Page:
}
    }
    So that basically says "if it's early in the game and we don't have any workers yet, and if a worker would be helpful... then build a worker."

    The catch is the last part, about being helpful, AI_totalBestBuildValue(area()) > 10. That function adds up the value of all the improvements that could be made in the area. The problem is that it doesn't take into account tiles that can't be improved right now but soon will be, such as tiles in the outer part of the fat-cross and improvement which require a tech that the AI doesn't have yet.

    A human player would build a worker right away, confident that his borders will have popped and the research will be finished by the time the worker is ready, and thus the worker will be useful... but the AI doesn't look into the future like that. It only sees what it could improve right now.

    So, I tried just disabling that last part of the check. Like this:
    Code:
    if( iExistingWorkers == 0 /* && AI_totalBestBuildValue(area()) > 10*/)
    Doing that helped some of the AIs, but made it worse for some others. Apparently the AI doesn't mind letting their starting city wait awhile before getting the techs to improve the nearby food resources. So forcing it to build a worker first doesn't help it.. the worker just sits around doing nothing while the AI researches mysticism etc.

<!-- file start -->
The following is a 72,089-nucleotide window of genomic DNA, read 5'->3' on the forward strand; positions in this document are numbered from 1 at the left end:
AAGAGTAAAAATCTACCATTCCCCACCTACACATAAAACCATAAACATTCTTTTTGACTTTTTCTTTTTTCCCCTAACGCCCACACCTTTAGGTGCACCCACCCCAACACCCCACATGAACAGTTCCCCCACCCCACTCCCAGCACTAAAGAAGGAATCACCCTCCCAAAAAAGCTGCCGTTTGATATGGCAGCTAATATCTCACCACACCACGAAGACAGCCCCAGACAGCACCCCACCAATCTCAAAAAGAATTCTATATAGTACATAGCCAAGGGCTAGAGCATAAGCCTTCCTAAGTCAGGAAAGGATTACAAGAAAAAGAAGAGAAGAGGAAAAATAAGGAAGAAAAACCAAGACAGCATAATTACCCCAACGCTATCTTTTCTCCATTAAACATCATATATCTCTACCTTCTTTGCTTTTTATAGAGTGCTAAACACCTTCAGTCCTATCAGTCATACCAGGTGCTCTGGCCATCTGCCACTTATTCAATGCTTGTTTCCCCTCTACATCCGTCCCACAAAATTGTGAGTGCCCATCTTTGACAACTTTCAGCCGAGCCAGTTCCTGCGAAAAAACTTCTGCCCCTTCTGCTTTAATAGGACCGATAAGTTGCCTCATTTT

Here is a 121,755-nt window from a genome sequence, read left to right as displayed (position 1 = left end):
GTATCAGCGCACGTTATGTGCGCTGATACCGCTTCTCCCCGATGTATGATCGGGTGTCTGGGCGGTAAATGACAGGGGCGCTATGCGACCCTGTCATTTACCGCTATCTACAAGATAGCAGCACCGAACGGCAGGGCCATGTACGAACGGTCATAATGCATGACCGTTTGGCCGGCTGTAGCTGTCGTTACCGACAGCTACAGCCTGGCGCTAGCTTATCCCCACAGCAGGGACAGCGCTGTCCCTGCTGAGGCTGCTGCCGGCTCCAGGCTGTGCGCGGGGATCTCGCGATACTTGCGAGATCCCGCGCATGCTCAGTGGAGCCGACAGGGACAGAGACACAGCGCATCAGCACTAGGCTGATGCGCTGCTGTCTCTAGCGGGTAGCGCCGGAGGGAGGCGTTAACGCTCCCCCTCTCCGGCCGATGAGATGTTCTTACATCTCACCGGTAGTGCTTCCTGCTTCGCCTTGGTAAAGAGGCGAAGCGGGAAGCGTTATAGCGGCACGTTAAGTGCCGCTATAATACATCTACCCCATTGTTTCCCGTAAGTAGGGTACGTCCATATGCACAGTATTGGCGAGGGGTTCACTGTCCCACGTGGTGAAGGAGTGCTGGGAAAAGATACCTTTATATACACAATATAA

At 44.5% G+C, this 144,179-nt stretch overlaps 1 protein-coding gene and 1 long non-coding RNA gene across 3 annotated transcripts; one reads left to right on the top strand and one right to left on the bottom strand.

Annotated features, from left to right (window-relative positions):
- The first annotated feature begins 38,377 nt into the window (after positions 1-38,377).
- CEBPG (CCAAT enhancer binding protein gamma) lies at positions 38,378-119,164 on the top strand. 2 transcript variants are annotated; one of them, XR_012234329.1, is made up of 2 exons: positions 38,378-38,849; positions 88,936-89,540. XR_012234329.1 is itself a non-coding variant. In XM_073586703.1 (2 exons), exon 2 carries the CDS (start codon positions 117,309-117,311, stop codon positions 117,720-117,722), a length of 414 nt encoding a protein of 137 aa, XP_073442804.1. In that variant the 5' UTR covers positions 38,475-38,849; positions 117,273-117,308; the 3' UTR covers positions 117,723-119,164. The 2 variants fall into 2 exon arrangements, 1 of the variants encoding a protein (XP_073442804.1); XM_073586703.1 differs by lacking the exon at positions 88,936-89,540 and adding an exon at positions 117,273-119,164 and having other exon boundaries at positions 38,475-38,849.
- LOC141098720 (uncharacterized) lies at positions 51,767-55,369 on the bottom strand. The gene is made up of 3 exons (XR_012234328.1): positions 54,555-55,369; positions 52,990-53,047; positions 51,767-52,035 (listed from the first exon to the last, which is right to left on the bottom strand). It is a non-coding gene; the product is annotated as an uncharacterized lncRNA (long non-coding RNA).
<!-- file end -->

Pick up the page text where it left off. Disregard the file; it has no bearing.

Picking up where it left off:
The best thing would be to have a coherent strategy, where the AI builds the worker first and specifically chooses tech that will give the worker something to do by the time the worker is built &#8212; preferably tech which will speed up growth, such as agriculture and animal husbandry (if there is livestock nearby).

    The coherent stuff might be a bit tricky... so tomorrow I'll try a simpler solution: I'll force the worker first like I did already, and I'll try to work out how to make the AI value early improvement-enabling techs more highly so that the AI is more likely to research stuff that gives its worker something to do. I expect that there will still be some problems. I know there are some cases where it is a really dumb idea to build a worker first. But I'll just try it and see how it goes.
     
  5. Yakk

    Yakk Cheftan

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    One thing you could do is work out the N-turn yield increase from having a worker+improvement technology.

    Ie, I think all of the below can be calculated quickly by an AI, and if we restrict it to the case where we have 0 workers it wouldn't slow down the game much:
    Latency(Start) = max(turns to make worker, turns to research tech)
    Tiles that can be improved = (Latency of improvement increased fat cross area)
    Latency(Yield) = (turns for worker to build improvement)
    Increased yield = (delta between best setup without improvement and best with)
    Cost = (??? for picking tech early, (food + hammers) to build worker)
    Benefit = (N - Latency(Yield) - Latency(Start)) * Increased yield